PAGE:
Community Remedy will offer a voice to victims of low-level offences on out of court disposals.
A scheme aimed at repairing harm for victims and addressing offender behaviour is being introduced in Cleveland from today, Tuesday 1st September.
Community Remedy will offer a voice to victims of low-level offences on out of court disposals under the Antisocial Behaviour, Crime and Policing Act 2014.
The initiative works in conjunction with several agencies including Probation, Victim Support and Unite to offer services around drug and alcohol intervention, reparation or unpaid work, mediation and anger management programmes. These interventions can also be used when giving conditional cautions.
Eligibility for an offender’s suitability for Community Remedy is dependent on the type of crime and the offending history of the subject.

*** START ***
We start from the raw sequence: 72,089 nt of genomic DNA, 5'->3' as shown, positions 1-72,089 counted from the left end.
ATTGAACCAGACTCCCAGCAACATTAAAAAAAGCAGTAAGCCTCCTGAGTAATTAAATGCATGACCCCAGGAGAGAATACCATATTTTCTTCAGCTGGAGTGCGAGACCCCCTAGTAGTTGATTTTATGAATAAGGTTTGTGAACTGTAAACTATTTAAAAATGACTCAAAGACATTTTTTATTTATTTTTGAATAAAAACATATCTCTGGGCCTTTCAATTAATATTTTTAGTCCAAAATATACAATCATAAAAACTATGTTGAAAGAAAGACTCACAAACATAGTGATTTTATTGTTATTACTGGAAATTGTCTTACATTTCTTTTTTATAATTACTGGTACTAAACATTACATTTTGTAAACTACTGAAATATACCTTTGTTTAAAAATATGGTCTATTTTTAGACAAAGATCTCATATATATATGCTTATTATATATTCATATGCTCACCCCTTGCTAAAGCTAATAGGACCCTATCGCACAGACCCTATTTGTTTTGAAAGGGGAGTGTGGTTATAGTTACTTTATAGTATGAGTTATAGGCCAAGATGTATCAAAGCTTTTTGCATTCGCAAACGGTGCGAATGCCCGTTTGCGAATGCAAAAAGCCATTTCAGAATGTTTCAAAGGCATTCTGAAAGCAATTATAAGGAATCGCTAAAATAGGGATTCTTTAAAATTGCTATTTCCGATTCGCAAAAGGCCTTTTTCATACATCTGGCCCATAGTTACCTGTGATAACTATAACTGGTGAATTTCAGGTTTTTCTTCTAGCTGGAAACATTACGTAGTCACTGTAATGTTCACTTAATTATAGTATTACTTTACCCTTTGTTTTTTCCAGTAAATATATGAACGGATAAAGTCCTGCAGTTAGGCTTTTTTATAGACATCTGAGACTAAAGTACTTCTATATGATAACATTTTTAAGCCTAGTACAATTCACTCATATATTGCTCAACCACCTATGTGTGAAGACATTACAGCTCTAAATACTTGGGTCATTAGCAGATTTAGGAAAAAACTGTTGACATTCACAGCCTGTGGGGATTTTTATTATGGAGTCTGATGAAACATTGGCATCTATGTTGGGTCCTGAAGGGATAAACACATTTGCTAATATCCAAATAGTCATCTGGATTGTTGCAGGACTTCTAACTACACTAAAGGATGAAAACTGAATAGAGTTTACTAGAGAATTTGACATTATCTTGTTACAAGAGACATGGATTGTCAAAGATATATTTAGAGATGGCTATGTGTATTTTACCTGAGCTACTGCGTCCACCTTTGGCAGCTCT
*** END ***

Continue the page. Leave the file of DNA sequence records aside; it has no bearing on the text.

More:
Police and Crime Commissioner Barry Coppinger said: “In working with other agencies to tackle the causes of crime, we hope that there will be fewer victims in the future.
“Community Remedy gives victims a voice and helps to determine the best outcome for them.”
Cleveland Police Restorative Justice Coordinator, Danielle Gibson, said: “Restorative justice has been used successfully in the Force and up and down the country for some time. Community Remedy is an extension of this, but it gives victims more of an input into how those who commit low-level crimes are dealt with.
“The initiative concentrates on repairing the harm for the victims whilst also addressing offender behaviour. By tackling the cause of the offender committing the crime, it is hoped to reduce the risk of them re-offending."
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Posted on Tuesday 1st September 2015